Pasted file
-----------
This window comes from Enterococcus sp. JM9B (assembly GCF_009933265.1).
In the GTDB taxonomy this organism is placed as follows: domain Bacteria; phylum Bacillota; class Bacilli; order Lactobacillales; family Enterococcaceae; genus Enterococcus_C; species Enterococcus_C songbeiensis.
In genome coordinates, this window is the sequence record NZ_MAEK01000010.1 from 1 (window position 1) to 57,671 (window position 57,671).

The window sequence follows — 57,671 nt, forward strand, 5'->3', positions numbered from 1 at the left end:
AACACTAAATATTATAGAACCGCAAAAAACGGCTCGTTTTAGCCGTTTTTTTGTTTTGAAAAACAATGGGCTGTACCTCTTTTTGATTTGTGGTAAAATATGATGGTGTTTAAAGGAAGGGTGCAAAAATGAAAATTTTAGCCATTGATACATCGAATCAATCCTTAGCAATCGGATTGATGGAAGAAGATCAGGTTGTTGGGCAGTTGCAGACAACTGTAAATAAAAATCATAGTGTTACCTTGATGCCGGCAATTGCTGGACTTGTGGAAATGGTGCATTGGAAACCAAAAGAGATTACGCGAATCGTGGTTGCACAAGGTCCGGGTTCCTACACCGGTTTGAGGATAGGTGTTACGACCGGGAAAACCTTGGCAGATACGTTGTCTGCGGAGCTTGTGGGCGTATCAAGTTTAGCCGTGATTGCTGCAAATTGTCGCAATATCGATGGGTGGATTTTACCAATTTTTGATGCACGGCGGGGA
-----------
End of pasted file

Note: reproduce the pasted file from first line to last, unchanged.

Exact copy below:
This window comes from Enterococcus sp. JM9B (assembly GCF_009933265.1).
In the GTDB taxonomy this organism is placed as follows: domain Bacteria; phylum Bacillota; class Bacilli; order Lactobacillales; family Enterococcaceae; genus Enterococcus_C; species Enterococcus_C songbeiensis.
In genome coordinates, this window is the sequence record NZ_MAEK01000010.1 from 1 (window position 1) to 57,671 (window position 57,671).

The window sequence follows — 57,671 nt, forward strand, 5'->3', positions numbered from 1 at the left end:
AACACTAAATATTATAGAACCGCAAAAAACGGCTCGTTTTAGCCGTTTTTTTGTTTTGAAAAACAATGGGCTGTACCTCTTTTTGATTTGTGGTAAAATATGATGGTGTTTAAAGGAAGGGTGCAAAAATGAAAATTTTAGCCATTGATACATCGAATCAATCCTTAGCAATCGGATTGATGGAAGAAGATCAGGTTGTTGGGCAGTTGCAGACAACTGTAAATAAAAATCATAGTGTTACCTTGATGCCGGCAATTGCTGGACTTGTGGAAATGGTGCATTGGAAACCAAAAGAGATTACGCGAATCGTGGTTGCACAAGGTCCGGGTTCCTACACCGGTTTGAGGATAGGTGTTACGACCGGGAAAACCTTGGCAGATACGTTGTCTGCGGAGCTTGTGGGCGTATCAAGTTTAGCCGTGATTGCTGCAAATTGTCGCAATATCGATGGGTGGATTTTACCAATTTTTGATGCACGGCGGGGA